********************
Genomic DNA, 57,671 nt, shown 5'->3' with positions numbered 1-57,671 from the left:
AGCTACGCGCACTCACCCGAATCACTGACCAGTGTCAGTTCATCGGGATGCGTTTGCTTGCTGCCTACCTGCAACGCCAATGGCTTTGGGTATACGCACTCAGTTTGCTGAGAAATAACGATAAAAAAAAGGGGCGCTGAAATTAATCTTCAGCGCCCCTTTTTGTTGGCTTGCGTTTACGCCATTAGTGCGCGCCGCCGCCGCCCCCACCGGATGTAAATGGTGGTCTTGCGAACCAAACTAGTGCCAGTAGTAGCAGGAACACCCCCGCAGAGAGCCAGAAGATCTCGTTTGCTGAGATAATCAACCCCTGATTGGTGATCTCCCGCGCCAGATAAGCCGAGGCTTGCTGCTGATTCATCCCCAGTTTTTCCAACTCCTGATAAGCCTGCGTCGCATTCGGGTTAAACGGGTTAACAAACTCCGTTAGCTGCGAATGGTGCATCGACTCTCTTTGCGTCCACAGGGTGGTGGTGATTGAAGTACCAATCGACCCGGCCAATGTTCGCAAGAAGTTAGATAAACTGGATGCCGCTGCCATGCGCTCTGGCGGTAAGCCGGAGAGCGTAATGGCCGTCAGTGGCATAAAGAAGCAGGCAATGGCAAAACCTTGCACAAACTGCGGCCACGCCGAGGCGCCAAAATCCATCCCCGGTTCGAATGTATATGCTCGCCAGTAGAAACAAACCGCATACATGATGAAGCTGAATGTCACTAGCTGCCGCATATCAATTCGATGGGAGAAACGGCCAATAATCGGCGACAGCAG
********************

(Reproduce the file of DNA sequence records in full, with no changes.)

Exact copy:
Genomic DNA, 57,671 nt, shown 5'->3' with positions numbered 1-57,671 from the left:
AGCTACGCGCACTCACCCGAATCACTGACCAGTGTCAGTTCATCGGGATGCGTTTGCTTGCTGCCTACCTGCAACGCCAATGGCTTTGGGTATACGCACTCAGTTTGCTGAGAAATAACGATAAAAAAAAGGGGCGCTGAAATTAATCTTCAGCGCCCCTTTTTGTTGGCTTGCGTTTACGCCATTAGTGCGCGCCGCCGCCGCCCCCACCGGATGTAAATGGTGGTCTTGCGAACCAAACTAGTGCCAGTAGTAGCAGGAACACCCCCGCAGAGAGCCAGAAGATCTCGTTTGCTGAGATAATCAACCCCTGATTGGTGATCTCCCGCGCCAGATAAGCCGAGGCTTGCTGCTGATTCATCCCCAGTTTTTCCAACTCCTGATAAGCCTGCGTCGCATTCGGGTTAAACGGGTTAACAAACTCCGTTAGCTGCGAATGGTGCATCGACTCTCTTTGCGTCCACAGGGTGGTGGTGATTGAAGTACCAATCGACCCGGCCAATGTTCGCAAGAAGTTAGATAAACTGGATGCCGCTGCCATGCGCTCTGGCGGTAAGCCGGAGAGCGTAATGGCCGTCAGTGGCATAAAGAAGCAGGCAATGGCAAAACCTTGCACAAACTGCGGCCACGCCGAGGCGCCAAAATCCATCCCCGGTTCGAATGTATATGCTCGCCAGTAGAAACAAACCGCATACATGATGAAGCTGAATGTCACTAGCTGCCGCATATCAATTCGATGGGAGAAACGGCCAATAATCGGCGACAGCAG